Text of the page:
Turkey's turmoil sees outflow of skilled workers into Europe

Highly skilled Turkish nationals are increasingly looking outside Turkey for job opportunities in disciplines such as technology and banking, thanks to ongoing political instability in the country.

Turkey turmoil: outflow of highly skilled workforce into EU
The political turmoil in Turkey that started last summer has triggered a steady outflow of highly skilled and qualified workers into European countries, a flow that has intensified in the last few months.

Netherlands banking and IT sectors benefiting

In the Netherlands, the banking and IT sectors have particularly benefited from this new workforce; there has also been an inflow into the UK technology and financial services industries. What started as a trickle of individual families has now become a steady flow.Annabet van Mameren, director of New2NL, a company which helps families navigate the Dutch education system, said, “Since last summer, we have been receiving an increasing number of requests from Turkish families who have already secured a job in the Netherlands, in banking or IT – families which are earning well, have children in private education in Turkey, and are looking to replicate this lifestyle in Western Europe.”

Schooling a top priority for relocating families

The requests for help in finding a school place typically happen while the Turkish family is still in Turkey and is awaiting immigration documentation. The decision on which school to choose then informs the decision on where to live and where to relocate the family.Immigration specialists and companies providing help with school selection in the UK say that the trend has intensified over the last few months, with more and more Turkish employees seeking work in the financial services and tech sectors.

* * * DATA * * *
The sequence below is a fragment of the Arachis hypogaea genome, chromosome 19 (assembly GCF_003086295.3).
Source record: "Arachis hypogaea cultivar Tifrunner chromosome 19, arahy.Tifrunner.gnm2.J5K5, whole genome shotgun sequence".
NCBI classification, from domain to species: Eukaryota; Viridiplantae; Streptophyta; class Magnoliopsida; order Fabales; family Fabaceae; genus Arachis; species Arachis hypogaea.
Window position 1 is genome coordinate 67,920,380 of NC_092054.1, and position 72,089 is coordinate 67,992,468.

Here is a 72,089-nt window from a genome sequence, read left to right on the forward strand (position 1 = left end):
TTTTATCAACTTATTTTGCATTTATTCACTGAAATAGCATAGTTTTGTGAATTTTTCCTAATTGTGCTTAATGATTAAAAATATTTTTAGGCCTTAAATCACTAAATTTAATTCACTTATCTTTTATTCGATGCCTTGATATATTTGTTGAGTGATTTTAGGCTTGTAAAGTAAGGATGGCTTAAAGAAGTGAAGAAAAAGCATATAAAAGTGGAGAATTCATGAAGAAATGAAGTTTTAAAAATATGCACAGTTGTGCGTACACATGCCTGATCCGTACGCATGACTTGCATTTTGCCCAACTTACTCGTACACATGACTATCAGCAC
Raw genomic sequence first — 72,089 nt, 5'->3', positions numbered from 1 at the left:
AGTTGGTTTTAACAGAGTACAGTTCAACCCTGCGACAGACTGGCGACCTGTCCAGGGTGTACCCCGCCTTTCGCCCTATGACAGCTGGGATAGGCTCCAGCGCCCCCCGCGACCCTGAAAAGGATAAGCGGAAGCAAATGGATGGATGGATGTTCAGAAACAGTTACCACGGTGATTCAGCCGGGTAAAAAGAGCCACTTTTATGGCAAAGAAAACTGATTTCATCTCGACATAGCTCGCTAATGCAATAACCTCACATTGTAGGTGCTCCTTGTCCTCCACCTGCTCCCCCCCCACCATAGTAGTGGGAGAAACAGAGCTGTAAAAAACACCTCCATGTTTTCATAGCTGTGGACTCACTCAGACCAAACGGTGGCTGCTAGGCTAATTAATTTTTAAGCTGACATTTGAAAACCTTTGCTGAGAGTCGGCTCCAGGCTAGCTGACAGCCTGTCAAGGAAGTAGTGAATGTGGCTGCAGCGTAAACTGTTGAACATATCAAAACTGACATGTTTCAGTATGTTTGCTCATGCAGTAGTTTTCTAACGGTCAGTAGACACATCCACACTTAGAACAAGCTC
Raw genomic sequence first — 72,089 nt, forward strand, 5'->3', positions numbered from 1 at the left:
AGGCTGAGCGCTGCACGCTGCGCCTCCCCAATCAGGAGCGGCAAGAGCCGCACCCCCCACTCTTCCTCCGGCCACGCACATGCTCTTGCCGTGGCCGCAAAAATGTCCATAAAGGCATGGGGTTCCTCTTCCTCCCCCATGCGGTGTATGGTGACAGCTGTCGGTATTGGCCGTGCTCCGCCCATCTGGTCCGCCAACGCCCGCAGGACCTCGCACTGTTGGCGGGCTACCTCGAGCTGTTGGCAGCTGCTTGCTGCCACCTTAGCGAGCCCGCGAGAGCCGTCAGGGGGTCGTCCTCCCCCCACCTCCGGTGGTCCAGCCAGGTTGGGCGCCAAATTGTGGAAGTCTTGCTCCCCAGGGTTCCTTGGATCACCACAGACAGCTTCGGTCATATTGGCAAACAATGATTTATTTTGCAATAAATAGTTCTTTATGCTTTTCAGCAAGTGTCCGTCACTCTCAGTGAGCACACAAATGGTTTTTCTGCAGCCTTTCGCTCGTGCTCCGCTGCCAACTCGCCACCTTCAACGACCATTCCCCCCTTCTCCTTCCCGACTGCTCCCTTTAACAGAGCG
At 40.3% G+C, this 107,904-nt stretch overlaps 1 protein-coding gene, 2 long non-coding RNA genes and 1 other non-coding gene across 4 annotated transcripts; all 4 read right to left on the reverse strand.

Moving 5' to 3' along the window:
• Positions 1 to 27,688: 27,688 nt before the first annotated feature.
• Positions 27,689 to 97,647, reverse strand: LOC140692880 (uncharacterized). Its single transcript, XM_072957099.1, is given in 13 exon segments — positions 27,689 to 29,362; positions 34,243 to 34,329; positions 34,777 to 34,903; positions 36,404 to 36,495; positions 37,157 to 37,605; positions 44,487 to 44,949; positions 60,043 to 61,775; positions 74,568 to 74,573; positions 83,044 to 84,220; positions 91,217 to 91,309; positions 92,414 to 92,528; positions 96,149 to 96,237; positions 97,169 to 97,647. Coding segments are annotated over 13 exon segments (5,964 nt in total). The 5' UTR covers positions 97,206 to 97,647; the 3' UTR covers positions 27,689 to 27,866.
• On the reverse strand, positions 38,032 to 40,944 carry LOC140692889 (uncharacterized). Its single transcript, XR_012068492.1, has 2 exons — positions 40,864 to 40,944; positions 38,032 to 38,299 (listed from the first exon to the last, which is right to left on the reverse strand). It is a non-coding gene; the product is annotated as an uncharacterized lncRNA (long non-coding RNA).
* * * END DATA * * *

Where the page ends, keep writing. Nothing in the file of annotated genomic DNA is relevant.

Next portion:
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One UK relocation specialist said that his company had not had any requests from Turkey yet, but that the trend was creating a new niche market. In practical terms, the relocation process, however, can be long and drawn out. Turkish nationals don’t have an automatic right to work in the EU, but visas for highly skilled jobs are typically organised by employers, a process which can take months.International payments are somewhat hampered, and not all banks offer money transfers to foreign banks. In addition, PayPal has lost its licence to operate in the country, leaving tens of thousands of businesses, and an even larger number of users, high and dry. As Turkey looks increasingly inwards for the provision of tech and banking services, this process is likely to become more complicated.For related news and features, visit our Immigration section.Access hundreds of global services and suppliers in our Online Directory  Get access to our free Global Mobility Toolkit

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